woodguy said...

Is Goldbrick anything more than the kid we all knew in grade school, the one who was last to be picked to be on anyone's team? It makes you want to teach your own kid to be nice to every misfit he encounters early on if for no other reason than we might all be spared yet another version of a poor pastey charlatan's vengeful literary diarrhea and pious pontifications later in life, when we're least expecting it. Fecal ambushes are rarely pleasant.

It might amuse you to learn that card carrying members of the DFH conspiracy here on the Left Coast were not satisfied with the now passe' and all too familiar Darwin rebuttal to the evangelical equivalent of the magnetic ribbon. No!! Lately, I've been delighted to spot evidence that the original "IXOYE" has evolved into a perfectly conceived and rendered "& CHIPS" emblazoned deep within the belly of the beast. I attribute this to our close proximity to the sea and an overabundance of televangelists soliciting cash 24/7 over the local cable channels. I think it raises the stakes in that it's not attempting to appeal to a confrontation on philosophical grounds, it's just in-your-face mockery. Or something.

Wanted you to know that I think this is amoung your very best efforts to date and, as usual, is both unusually perceptive and delightfully expressed. Particularly liked the "cheap adhesive totems slapped on hickmobiles." "Listen up, Lunchbox" had a certain elegance, as well. That there's some writin", I says. Thanks for doing what you do.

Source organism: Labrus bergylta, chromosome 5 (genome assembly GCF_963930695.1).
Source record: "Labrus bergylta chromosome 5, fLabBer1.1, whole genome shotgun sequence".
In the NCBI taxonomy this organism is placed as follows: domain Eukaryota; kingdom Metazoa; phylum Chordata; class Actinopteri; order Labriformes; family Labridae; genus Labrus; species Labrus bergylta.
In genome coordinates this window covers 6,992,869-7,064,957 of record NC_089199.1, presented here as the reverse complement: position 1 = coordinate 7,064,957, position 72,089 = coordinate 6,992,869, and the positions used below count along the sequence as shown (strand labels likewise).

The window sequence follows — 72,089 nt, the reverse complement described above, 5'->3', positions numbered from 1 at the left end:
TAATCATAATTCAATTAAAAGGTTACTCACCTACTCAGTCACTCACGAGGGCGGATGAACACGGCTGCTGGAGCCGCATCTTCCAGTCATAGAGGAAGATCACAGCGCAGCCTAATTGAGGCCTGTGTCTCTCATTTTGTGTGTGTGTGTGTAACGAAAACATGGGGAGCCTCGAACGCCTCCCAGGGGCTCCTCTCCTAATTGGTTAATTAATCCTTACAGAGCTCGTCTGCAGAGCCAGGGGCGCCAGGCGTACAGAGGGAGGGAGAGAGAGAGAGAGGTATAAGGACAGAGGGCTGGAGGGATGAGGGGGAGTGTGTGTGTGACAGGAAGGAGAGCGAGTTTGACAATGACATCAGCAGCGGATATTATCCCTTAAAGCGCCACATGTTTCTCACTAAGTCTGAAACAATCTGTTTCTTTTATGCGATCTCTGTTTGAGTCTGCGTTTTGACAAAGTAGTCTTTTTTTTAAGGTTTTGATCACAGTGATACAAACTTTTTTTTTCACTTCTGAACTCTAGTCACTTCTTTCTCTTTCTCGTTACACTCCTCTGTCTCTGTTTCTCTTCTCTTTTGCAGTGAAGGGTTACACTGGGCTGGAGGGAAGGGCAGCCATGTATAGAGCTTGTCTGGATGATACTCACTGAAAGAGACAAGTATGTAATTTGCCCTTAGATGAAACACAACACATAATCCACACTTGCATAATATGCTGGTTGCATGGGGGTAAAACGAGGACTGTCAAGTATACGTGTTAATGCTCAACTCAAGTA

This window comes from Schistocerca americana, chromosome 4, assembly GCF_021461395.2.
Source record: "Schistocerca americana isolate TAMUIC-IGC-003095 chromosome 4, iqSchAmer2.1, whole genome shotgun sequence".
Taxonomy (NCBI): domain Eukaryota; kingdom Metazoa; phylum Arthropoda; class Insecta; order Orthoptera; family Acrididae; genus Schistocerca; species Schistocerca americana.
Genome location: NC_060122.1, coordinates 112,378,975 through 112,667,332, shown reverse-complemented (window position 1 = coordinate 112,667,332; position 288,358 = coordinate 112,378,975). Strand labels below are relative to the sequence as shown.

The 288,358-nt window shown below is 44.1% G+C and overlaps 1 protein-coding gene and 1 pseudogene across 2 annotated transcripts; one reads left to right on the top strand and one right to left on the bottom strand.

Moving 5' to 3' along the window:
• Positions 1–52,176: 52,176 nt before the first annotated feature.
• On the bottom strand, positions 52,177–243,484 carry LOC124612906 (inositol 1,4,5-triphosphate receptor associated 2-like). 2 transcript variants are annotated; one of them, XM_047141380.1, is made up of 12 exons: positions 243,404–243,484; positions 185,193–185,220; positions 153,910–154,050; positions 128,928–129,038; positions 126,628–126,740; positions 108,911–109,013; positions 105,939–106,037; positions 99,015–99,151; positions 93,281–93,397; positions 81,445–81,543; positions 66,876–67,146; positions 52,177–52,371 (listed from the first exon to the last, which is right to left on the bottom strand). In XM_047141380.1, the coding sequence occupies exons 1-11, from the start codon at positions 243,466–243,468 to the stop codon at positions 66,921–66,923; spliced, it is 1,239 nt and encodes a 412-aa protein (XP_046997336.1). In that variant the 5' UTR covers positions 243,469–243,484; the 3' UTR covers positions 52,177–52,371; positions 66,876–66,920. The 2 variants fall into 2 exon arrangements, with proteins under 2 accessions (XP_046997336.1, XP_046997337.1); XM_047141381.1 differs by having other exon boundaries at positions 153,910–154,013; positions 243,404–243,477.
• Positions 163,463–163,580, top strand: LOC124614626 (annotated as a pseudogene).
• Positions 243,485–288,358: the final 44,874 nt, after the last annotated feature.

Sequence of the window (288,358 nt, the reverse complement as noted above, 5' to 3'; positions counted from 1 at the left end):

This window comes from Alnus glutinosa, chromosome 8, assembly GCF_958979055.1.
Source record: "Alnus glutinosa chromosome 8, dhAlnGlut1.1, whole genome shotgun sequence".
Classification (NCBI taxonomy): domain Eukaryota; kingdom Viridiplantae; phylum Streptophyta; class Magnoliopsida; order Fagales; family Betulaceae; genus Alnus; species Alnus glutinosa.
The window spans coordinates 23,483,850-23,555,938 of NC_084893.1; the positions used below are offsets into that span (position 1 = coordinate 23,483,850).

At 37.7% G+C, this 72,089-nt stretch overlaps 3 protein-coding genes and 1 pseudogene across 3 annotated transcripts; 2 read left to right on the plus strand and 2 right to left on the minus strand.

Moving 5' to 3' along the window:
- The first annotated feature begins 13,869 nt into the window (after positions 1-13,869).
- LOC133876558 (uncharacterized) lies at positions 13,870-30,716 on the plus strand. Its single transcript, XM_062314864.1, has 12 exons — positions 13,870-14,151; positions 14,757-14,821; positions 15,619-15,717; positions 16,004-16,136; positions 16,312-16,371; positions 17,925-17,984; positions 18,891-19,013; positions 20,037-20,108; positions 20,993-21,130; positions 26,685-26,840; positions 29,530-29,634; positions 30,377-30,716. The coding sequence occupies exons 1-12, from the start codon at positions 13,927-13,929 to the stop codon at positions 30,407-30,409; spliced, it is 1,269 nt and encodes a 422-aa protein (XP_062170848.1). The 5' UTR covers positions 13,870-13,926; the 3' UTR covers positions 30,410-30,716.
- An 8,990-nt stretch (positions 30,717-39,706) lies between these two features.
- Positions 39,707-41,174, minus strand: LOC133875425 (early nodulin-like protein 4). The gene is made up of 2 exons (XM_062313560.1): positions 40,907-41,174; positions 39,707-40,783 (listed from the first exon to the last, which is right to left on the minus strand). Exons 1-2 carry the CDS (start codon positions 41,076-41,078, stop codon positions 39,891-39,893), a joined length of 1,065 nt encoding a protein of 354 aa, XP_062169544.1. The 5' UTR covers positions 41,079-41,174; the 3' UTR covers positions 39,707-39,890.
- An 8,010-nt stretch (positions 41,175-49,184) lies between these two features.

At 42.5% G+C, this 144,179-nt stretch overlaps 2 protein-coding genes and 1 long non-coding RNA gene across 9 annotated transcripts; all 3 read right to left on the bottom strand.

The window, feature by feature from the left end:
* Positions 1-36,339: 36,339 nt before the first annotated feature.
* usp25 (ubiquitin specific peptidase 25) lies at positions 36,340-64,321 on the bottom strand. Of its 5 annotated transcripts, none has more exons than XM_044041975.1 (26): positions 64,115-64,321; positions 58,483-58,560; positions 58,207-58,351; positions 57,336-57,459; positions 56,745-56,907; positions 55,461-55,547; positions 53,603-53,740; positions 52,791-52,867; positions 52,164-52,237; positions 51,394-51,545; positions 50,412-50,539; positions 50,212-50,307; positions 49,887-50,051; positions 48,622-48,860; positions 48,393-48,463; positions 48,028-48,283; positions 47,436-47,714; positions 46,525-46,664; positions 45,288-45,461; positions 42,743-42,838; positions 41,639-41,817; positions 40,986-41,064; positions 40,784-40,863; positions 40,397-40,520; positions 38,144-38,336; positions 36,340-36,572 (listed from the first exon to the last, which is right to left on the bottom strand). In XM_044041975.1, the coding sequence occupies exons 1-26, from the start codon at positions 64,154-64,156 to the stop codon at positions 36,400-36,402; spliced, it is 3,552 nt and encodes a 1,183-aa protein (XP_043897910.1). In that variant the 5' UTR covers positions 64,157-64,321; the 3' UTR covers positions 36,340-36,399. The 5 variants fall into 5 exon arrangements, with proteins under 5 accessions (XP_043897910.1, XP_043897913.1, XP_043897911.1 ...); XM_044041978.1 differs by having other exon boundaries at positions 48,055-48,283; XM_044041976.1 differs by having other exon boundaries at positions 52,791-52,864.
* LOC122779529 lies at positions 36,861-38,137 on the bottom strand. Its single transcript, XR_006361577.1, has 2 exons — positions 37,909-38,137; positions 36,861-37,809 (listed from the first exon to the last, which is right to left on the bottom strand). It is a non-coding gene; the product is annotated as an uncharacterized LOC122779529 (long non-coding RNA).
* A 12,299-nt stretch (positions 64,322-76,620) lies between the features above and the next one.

thedevilzone said...

Here's some stakes-raisin' for you, woodguy!

woodguy said...

Excellent devilzone. Thanks so much. Particularly like the "Luetfisk", the wife and I both being Scandihoovians. The fish with the hook in its mouth and the one with the bite taken out of it makes laudable statements, as well.

Many thanks.

Marius said...

Um, sorry to be such a ned, but IXOYE is not a word, guys. The letters accompanying the Jesus fish symbol spell, in Greek upper-case, the word ikhtus, sometimes also transliterated as ichtys. In ancient Greek, it simply means 'fish' -- hence 'ichtyology.' But why fish and Jesus, rather than fish'n'chips? One conjecture has it that it's because the ancient Greek 'ikhtus' has three letters in common with the monogram IXS, or iota, khi, sigma, which ancient Christians used to refer to Iesous Khristos, or Jesus the Anointed. Hence, that schematic fish became a symbol for Jesus and Christian places of worship in a time when you had to be cryptic, as a Christian, because of persecutions.